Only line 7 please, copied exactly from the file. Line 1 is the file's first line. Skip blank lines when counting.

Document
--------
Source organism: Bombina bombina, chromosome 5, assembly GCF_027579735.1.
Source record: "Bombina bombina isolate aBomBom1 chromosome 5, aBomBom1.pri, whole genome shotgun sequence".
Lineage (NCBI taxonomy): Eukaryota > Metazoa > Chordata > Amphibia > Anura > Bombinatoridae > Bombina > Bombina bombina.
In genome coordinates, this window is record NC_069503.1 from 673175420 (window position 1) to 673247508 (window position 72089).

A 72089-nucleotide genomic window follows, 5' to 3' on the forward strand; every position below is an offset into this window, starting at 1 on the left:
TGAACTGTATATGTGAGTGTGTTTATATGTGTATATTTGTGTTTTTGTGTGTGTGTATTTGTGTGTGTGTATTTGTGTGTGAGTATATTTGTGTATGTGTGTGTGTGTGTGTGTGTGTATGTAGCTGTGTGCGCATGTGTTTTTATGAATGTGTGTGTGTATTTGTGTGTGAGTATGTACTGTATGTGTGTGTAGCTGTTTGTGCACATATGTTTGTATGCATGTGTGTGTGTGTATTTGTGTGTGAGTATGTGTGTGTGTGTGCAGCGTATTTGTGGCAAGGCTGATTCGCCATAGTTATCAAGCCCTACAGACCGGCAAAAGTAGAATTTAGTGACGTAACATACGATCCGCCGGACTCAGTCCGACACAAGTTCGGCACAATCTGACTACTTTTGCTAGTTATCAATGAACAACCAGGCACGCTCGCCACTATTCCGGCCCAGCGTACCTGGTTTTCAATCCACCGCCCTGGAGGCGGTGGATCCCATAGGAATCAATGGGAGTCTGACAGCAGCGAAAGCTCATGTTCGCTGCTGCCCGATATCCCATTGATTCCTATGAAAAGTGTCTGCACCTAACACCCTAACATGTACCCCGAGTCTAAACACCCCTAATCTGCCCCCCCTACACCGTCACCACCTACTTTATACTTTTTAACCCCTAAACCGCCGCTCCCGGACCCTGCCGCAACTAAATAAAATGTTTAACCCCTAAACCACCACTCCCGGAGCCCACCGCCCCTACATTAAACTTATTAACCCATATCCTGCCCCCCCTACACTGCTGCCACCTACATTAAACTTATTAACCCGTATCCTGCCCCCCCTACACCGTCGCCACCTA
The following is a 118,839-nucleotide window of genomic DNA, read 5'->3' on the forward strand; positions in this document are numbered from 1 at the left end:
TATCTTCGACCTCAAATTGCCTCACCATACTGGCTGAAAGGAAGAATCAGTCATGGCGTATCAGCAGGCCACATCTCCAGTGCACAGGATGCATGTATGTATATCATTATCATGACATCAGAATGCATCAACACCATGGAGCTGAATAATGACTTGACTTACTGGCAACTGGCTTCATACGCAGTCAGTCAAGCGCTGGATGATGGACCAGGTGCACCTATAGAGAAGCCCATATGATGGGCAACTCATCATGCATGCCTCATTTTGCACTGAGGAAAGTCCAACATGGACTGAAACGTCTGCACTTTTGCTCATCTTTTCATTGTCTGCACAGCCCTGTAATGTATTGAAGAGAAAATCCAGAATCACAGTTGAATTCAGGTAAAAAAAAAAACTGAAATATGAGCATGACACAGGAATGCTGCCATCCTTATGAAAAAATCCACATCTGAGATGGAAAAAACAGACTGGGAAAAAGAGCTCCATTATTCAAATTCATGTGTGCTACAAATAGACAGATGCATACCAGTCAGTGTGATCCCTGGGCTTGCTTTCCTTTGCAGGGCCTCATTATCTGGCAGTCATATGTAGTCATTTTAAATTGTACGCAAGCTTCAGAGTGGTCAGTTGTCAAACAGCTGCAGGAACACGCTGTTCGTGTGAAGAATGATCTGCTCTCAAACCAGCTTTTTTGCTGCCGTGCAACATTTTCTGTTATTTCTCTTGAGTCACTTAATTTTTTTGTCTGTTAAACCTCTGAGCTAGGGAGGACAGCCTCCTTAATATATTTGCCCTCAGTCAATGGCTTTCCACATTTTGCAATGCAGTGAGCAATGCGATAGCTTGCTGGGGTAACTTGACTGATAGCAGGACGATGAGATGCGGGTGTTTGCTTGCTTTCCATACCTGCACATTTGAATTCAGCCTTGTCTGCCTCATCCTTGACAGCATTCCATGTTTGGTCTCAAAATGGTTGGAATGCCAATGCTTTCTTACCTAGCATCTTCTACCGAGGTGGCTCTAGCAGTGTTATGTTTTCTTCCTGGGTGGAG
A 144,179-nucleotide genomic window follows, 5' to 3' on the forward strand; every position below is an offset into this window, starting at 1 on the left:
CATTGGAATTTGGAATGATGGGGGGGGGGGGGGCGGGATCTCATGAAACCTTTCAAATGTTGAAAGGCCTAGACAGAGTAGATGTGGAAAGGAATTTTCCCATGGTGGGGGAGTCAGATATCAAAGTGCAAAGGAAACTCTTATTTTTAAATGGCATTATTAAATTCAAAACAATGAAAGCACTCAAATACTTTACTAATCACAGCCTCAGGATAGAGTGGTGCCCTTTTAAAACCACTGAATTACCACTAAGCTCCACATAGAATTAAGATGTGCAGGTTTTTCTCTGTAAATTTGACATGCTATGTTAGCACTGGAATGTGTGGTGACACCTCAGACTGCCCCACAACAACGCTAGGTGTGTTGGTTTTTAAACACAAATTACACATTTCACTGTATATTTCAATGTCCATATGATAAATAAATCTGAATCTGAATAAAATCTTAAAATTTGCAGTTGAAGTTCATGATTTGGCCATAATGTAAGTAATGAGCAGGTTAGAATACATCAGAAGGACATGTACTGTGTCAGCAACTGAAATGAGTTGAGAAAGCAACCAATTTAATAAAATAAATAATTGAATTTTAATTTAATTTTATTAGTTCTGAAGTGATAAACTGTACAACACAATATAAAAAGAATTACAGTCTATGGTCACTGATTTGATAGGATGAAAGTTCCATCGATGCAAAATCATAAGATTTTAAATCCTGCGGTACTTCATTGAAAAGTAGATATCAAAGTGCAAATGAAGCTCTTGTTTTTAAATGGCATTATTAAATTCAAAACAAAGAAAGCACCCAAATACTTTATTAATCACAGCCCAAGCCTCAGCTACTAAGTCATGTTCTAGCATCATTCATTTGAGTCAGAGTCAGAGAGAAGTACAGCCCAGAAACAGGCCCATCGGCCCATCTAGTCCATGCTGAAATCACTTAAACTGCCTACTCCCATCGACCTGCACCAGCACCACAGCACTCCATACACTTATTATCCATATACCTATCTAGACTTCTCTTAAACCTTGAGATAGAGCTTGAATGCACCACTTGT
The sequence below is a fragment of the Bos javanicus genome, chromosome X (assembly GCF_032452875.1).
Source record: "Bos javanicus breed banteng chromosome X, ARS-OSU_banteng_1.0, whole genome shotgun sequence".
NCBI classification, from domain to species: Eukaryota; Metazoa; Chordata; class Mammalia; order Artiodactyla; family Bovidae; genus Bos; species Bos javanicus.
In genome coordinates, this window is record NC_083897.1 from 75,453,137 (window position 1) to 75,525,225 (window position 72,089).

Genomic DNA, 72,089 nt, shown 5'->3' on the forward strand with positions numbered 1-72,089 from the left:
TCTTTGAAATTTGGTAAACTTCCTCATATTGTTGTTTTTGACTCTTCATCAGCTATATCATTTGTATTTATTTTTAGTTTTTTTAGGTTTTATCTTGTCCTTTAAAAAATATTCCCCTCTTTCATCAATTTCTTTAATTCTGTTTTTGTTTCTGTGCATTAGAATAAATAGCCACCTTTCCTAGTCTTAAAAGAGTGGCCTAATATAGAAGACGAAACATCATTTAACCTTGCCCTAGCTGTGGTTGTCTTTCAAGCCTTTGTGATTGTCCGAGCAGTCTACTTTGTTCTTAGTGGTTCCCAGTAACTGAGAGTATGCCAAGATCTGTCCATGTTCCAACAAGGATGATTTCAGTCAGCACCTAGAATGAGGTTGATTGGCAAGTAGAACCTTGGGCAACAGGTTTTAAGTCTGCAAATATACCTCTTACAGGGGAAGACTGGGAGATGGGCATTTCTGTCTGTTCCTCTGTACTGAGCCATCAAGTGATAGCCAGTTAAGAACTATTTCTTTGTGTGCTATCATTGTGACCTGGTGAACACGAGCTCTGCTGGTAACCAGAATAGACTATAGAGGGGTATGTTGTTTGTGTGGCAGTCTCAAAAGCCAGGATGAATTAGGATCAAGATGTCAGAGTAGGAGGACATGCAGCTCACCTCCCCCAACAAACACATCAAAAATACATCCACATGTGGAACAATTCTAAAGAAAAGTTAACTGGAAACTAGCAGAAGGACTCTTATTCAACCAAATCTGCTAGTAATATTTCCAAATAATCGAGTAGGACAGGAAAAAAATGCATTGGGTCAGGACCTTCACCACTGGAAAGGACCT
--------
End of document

The following is a 118,839-nucleotide window of genomic DNA, read 5'->3' on the forward strand; positions in this document are numbered from 1 at the left end: